"Travel and tourism contribute about $200 billion to U.S. exports ó greater than the combined export value of U.S. agriculture products, aircraft, computers and telecommunication equipment. Out of all tourist-related revenues in the U.S., coastal states receive 85 percent, with beach tourists contributing $260 billion to the U.S. economy and $60 billion in federal taxes," says U.S. Representative Mike McIntyre (D-N.C.). "Federal funds for beach renourishment and waterway maintenance are vitally important to the economies of our coastal towns and to the environment that sea turtles and other marine life depend on."
Beach nourishment not only protects beach homes and property, it also ensures the continued existence of the countyís tourism industry.
"Itís about helping us maintain the properties along the coastline, but itís also about providing an enjoyable atmosphere for the hundreds of thousands of tourists that we get here," says Steve Whalen, mayor of Wrightsville Beach. "That beach is predominantly used by people who donít live here, so itís not just about the residents of Wrightsville Beach, itís about the 2 million people who visit us every year. [Beach nourishment] is right at the top of important things that we can never get complacent about."
Unfortunately, federal funding for such projects is becoming more and more difficult to obtain, and those close to the project are already looking for new ways to fund the next round of beach nourishment.
"The federal budget is extremely tight these days. There is a lot of competition for a relatively limited amount of funding," says Col. John Pulliam of the U.S. Army Corps of Engineers, which is responsible for carrying out dredging and renourishment projects.
The belt has been tightened for many such efforts, and in some cases, federal funding has dropped to zero.
There is good news, however. New Hanover County is ahead of the curve in the effort to supplement those funds, thanks to its room occupancy tax (ROT). A percentage of the revenues from the tax, levied on "heads in beds" ó overnight stays in hotels, condos and rental homes ó goes into a fund earmarked for beach nourishment.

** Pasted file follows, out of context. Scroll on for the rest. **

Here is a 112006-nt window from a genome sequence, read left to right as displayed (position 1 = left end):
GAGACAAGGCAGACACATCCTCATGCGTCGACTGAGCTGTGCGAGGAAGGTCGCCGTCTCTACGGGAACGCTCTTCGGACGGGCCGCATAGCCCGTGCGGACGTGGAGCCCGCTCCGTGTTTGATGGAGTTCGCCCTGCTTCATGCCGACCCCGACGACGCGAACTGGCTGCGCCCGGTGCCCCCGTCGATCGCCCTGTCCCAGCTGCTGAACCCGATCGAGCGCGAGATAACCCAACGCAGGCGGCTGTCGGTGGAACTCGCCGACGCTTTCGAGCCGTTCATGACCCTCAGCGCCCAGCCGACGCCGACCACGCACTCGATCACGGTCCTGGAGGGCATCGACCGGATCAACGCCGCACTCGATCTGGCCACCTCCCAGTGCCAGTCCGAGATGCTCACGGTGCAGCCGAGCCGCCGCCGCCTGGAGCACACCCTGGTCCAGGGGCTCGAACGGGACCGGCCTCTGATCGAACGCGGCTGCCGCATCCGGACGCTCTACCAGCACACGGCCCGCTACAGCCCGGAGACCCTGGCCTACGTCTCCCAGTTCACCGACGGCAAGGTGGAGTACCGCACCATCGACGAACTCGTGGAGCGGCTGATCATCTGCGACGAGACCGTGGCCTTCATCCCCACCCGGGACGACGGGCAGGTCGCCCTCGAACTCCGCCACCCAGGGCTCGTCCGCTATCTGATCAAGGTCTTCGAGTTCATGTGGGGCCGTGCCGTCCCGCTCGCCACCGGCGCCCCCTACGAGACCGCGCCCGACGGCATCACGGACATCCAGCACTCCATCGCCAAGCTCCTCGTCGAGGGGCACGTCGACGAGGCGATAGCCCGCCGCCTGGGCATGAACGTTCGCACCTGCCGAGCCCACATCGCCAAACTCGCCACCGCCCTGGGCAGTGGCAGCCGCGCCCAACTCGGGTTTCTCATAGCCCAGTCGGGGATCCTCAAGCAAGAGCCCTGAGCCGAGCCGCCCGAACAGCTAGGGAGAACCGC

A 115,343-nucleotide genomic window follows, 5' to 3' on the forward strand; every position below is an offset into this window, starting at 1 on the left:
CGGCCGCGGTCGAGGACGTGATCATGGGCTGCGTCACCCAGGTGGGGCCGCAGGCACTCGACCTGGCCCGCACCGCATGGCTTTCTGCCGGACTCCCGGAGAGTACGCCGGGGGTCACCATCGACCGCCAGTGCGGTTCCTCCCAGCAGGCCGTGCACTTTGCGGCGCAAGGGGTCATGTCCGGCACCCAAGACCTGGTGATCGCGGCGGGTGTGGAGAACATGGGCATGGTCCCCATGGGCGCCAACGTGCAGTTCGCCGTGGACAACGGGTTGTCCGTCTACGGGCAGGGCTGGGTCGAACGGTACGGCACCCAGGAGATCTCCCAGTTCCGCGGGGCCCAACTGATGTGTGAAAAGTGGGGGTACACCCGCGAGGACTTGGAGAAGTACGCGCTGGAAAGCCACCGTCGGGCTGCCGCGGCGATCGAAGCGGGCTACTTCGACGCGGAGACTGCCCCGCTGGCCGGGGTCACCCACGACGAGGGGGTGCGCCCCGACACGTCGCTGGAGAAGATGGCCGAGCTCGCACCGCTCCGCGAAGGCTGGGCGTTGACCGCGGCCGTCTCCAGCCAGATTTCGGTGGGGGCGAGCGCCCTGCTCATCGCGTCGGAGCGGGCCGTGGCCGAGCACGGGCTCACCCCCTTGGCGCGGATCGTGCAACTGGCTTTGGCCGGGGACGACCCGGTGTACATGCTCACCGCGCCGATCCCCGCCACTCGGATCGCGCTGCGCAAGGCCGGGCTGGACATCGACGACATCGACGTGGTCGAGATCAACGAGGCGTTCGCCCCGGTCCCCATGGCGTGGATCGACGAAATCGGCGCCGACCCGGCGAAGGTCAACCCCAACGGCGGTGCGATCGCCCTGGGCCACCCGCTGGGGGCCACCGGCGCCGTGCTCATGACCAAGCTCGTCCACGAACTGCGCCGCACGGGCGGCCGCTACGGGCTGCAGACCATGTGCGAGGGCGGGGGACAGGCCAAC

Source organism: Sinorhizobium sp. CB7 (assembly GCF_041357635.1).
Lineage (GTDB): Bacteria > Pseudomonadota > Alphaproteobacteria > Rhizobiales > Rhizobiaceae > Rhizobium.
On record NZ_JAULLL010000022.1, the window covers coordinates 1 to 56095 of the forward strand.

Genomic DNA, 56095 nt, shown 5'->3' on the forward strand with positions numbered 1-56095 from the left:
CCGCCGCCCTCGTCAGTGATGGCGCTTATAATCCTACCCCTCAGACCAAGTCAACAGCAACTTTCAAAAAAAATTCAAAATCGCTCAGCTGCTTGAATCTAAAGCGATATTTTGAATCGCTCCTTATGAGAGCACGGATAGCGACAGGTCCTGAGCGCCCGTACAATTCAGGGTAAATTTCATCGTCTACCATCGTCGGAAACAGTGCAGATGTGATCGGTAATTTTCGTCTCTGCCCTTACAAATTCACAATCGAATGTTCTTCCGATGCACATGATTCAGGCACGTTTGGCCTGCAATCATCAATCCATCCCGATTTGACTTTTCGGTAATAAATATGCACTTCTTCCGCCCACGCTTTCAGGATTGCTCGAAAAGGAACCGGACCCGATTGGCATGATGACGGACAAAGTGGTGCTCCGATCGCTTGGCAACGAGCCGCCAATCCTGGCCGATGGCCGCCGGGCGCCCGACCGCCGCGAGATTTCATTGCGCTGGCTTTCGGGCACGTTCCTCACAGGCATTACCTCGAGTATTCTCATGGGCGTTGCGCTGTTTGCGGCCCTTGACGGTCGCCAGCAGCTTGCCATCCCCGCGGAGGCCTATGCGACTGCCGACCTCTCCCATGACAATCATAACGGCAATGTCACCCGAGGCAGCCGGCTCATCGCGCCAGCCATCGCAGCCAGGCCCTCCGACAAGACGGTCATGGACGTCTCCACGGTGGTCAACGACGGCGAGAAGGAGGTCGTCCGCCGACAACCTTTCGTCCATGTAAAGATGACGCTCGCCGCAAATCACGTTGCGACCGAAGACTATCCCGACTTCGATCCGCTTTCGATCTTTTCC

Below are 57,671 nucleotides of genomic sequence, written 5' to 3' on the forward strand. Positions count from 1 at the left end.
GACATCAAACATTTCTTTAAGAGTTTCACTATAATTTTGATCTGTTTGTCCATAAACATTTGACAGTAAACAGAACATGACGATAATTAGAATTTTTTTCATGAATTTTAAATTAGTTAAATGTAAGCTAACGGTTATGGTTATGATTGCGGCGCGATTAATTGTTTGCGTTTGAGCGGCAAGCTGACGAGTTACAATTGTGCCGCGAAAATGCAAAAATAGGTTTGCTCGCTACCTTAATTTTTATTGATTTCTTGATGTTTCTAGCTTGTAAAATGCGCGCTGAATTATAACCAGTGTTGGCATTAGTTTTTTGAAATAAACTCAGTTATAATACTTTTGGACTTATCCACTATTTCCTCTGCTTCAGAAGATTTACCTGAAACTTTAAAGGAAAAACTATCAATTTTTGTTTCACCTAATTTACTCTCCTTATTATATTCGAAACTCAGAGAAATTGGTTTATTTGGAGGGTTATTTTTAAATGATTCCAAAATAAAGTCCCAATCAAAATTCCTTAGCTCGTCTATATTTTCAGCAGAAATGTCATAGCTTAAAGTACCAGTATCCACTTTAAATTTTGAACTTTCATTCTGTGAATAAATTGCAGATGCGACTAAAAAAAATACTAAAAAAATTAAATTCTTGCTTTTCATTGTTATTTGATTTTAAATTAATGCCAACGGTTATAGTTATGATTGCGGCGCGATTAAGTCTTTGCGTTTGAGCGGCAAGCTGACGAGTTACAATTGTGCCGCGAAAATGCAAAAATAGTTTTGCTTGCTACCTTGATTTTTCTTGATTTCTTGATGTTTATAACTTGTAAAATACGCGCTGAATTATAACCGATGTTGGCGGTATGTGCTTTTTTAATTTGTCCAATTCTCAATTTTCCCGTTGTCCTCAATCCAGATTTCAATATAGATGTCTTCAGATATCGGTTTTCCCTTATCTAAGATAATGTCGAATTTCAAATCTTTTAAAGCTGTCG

"That fund has grown over the years to close to $25 million, and thatís great," Catlin says. "Because of some forward thinking years ago, weíre in a position that we can ride this storm out for a long time."
The idea is for the fund to reach a point where it is self-sustaining ó that is, for the income from interest and ROT revenue to be enough to fund the local share of nourishment projects in New Hanover County. Progress toward that goal is a balancing act; the lack of federal funding slows the process, and one big storm could change the whole equation.
"I think weíre almost to the point in New Hanover County, with as much help as we can get from the federal government, but understanding that sometimes itís going to be zero, and continued assistance from the state, that weíre sustainable," says Catlin. "And that does wonders for New Hanover County. We might be one of the few coastal communities in the nation that still has a nice beach line as everybody else is struggling because we have this in place."
Wrightsville Beach will be due for another round of beach nourishment ó currently projected at a cost of $6 million ó in 2010, and itís not too early to work to make sure itís funded.
Catlin says itís also important to think in the long term and plan ahead for a time when beach nourishment might not be enough to keep the ocean at bay.
"We live in a world that is constantly changing," he says. "The environment is changing, the sea level is changing, our resources are changing. As people, we have to change with it, but we donít have to change overnight. We need to engineer those solutions so that we have them when we need them."